Monthly Archives: October 2008

Data is not knowledge

How many times do you have to be presented with a data point to understand a simple fact? Seems this is not even the right question because people can be inundated with the facts and still not hear them, no matter how many times it’s repeated. If you ever doubted this, just note that over 20% of Texans who were asked to state Barack Obama’s religion (this October) answered: “Muslim” and a further 28% did not know. OK, let’s see…. on just how any TV shows, newspapers or websites was this ‘fact’ about the leading presidential candidate discussed? Answers to the nearest thousand, please…..

Google and copyright

So a deal has been reached….Google pays $$$ and everyone is happy….right? I was quizzed by a reporter yesterday who took some of what I said and ran with it here but the new agreement does contain within it an interesting note about allowing researchers from universities to query the resulting index (thanks to John Unsworth for bringing that to my attention). Naturally I remain somewhat suspicious of this whole project being under the control of a corporate entity whose aim is to organize the world’s information for us but I do have to acknowledge the sheer ambition of the project. No doubt there are more twists in this tale, especially since the news leaking out of Harvard is their library is sufficiently unhappy with the deal as to decline participation in the ‘in-copyright’ part of the book scanning project.

ICKM 08-ASIST 08

I spent the best part of the last week in Columbus OH (decent weather, so-so food and service) at two back-to-back conferences, International Council for Knowledge Management (ICKM) and the annual ASIST bash. ICKM was an enjoyable new experience for me and while the schedule was punishing with 8am keynote addresses and almost as many parallel sessions as delegates during the day, I learned that KM is really struggling with the exact same problems as any other discipline of the information field. I spoke on Friday and used the occasion to push the “information accelerates discovery” message out to a new audience and I found them very receptive, being inundated afterwards for copies of my slides (which always makes me a little nervous, but….).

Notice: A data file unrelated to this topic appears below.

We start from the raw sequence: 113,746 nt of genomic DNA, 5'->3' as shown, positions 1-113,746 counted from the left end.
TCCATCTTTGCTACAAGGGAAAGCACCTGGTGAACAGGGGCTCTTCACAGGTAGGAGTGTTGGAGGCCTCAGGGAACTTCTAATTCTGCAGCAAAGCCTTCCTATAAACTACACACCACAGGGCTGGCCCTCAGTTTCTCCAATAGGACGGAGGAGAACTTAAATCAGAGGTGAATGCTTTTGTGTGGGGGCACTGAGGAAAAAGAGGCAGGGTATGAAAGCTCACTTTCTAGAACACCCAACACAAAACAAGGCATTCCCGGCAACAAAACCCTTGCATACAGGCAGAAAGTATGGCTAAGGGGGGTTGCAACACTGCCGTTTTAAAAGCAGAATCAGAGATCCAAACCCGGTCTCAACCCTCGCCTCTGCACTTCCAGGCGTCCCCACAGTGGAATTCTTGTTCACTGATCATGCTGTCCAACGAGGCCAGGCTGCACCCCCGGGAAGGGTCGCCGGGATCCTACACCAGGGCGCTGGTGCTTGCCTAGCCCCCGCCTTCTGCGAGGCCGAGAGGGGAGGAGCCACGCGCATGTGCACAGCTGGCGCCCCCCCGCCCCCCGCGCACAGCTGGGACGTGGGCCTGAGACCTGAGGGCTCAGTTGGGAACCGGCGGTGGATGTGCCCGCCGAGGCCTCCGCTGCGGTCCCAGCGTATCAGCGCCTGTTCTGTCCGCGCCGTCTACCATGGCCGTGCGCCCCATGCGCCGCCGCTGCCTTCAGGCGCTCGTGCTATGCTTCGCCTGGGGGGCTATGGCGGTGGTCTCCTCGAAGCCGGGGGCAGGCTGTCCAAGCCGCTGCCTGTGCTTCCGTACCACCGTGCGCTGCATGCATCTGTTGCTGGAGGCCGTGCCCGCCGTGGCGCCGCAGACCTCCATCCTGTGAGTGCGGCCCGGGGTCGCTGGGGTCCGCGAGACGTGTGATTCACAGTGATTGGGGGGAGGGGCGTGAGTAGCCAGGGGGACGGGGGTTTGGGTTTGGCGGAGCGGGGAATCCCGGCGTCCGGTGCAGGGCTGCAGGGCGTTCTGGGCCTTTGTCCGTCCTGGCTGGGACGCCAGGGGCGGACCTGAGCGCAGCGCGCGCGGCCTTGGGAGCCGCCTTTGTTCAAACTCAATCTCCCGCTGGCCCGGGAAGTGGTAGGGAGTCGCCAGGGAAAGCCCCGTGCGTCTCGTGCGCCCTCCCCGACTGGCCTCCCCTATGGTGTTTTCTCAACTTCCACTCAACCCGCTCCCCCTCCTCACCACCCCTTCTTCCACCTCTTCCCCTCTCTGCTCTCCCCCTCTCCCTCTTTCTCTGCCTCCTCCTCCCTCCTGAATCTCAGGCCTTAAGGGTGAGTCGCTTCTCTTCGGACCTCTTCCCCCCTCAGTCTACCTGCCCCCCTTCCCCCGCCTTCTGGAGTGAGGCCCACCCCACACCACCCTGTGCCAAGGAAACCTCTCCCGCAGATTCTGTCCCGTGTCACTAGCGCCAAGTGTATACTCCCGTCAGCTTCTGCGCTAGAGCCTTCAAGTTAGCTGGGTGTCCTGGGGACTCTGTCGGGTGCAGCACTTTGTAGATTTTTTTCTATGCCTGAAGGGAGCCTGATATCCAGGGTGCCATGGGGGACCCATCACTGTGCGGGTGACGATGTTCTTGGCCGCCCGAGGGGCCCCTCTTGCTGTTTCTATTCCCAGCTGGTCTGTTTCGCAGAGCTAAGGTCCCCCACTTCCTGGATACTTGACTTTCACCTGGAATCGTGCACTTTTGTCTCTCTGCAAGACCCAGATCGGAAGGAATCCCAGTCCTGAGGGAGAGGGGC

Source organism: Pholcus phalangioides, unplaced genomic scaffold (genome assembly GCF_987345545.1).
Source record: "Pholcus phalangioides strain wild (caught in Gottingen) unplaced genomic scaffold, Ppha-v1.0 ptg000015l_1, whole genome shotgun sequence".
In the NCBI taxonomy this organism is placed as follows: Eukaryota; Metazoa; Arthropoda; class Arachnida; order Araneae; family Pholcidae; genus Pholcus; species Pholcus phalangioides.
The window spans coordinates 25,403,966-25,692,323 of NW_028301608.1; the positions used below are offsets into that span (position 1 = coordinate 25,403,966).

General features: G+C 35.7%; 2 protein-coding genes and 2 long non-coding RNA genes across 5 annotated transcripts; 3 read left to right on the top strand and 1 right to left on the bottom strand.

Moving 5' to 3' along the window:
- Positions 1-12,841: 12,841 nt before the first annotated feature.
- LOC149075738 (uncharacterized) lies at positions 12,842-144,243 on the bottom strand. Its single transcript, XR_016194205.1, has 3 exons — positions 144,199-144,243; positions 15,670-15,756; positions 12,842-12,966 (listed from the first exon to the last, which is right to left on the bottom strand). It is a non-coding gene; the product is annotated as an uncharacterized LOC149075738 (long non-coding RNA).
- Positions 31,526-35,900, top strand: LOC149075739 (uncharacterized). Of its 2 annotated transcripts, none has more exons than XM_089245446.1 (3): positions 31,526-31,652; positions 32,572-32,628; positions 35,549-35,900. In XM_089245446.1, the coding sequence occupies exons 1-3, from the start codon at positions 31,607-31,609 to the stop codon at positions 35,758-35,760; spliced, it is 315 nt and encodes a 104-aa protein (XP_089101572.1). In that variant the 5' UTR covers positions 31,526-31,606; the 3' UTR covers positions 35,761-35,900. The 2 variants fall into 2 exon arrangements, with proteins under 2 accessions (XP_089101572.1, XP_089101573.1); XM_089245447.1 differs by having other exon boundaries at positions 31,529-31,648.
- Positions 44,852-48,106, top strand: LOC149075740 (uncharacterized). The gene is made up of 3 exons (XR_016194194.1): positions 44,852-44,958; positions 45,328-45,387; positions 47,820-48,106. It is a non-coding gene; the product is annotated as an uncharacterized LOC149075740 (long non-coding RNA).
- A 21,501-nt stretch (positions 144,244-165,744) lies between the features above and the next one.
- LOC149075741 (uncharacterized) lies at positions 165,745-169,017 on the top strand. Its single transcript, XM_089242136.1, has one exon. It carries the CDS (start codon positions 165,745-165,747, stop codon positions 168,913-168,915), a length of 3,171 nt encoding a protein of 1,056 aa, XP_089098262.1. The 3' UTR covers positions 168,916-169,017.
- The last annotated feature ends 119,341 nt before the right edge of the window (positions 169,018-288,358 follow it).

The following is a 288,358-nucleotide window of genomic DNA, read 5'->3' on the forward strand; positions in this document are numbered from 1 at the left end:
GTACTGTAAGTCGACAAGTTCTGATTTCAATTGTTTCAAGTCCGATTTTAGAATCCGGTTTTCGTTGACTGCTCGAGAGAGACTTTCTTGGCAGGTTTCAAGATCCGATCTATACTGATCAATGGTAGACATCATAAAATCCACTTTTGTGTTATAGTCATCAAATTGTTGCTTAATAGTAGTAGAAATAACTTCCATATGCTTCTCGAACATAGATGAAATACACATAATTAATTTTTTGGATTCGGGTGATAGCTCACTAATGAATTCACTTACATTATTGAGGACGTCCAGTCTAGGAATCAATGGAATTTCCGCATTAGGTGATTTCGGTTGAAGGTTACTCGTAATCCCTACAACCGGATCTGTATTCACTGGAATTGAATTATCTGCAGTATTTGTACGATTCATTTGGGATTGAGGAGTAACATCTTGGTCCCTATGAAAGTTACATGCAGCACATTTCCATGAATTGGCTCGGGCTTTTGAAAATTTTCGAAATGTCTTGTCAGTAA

What I learned in two days convinced me that KM has more substance than I’d previously acknowledged, but also the same turf and status battles. Apparently some now argue KM is dead, replaced by Web 2.0 (as if!) and it’s time is over. Well imagine, a world where we don’t manage knowledge! I did learn some interesting tidbits such as the positive correlation between pharmaceutical firms success and their willingness to share info with their competitors (though I note with this that it’s correlational only — success might breed openness). The literature on KM seems difficult to get one’s arms around as it morphs into technology studies quickly or uses lots of terms you know to talk about slightly vague activities in organizations, but I’m working on it. There seems to be no end of stories of the KM role being handed to one person who is told to ‘get on with it’. Still, the complementary nature of KM to the information world in which our students reside suggests to me that we must look more seriously at this domain, and I intend to do so. Suggestions welcome.

Info age BS

You have to wonder about the power of IT to mess up business practices when you receive three bills in one month for the same phone. I just did. To add insult to injury, it was three different bills, each demanding a different sum. To add further injury to the insults on top of the original injury, the last one to arrive tacked on a late fee to a bill that was not due to be paid for another two weeks. A quick call to customer service, you say? Sure thing — cue the “we are experiencing high call volume and anticipate significant delays in answering your call”. And this AFTER spending 115 seconds navigating their menus to find the operator.

I gave up twice before persisting three days later and getting through to a pleasant but befuddled operator who after much back and forth, including leaving me on hold for minutes at a time (my minutes???) confessed, “we don’t know”! Apparently their system was ‘set up’ this way so that even though it billed me three times and included a late fee, it was apparently not really a late fee at all but a legitimate charge that was part of my bill(s). Oh, that’s good customer relations! I asked if I would get 3 bills a month from now on for the one phone but she thought not, maybe two for awhile (she was not even slightly intending to be funny). When she asked me at the end if there was anything else she could help me with, I told her to haul out for public hanging the accounting folks who designed this practice. I was intending to be funny (at least that’s my defense if the authorities come knocking). I think I detected a smile at the other end…..